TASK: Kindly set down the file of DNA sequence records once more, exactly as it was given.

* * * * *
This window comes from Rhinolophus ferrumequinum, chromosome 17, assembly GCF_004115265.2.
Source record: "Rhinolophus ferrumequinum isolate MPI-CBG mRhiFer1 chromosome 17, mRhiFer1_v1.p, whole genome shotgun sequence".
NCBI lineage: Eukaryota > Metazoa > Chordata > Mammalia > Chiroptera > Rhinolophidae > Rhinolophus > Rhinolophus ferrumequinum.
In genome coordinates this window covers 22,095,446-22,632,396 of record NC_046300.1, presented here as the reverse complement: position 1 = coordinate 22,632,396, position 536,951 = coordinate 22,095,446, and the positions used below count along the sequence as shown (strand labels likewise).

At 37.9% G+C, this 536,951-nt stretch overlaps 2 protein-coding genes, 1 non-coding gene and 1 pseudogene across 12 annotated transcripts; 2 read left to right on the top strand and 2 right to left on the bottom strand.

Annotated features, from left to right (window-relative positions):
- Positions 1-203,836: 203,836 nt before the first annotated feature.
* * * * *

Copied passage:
This window comes from Rhinolophus ferrumequinum, chromosome 17, assembly GCF_004115265.2.
Source record: "Rhinolophus ferrumequinum isolate MPI-CBG mRhiFer1 chromosome 17, mRhiFer1_v1.p, whole genome shotgun sequence".
NCBI lineage: Eukaryota > Metazoa > Chordata > Mammalia > Chiroptera > Rhinolophidae > Rhinolophus > Rhinolophus ferrumequinum.
In genome coordinates this window covers 22,095,446-22,632,396 of record NC_046300.1, presented here as the reverse complement: position 1 = coordinate 22,632,396, position 536,951 = coordinate 22,095,446, and the positions used below count along the sequence as shown (strand labels likewise).

At 37.9% G+C, this 536,951-nt stretch overlaps 2 protein-coding genes, 1 non-coding gene and 1 pseudogene across 12 annotated transcripts; 2 read left to right on the top strand and 2 right to left on the bottom strand.

Annotated features, from left to right (window-relative positions):
- Positions 1-203,836: 203,836 nt before the first annotated feature.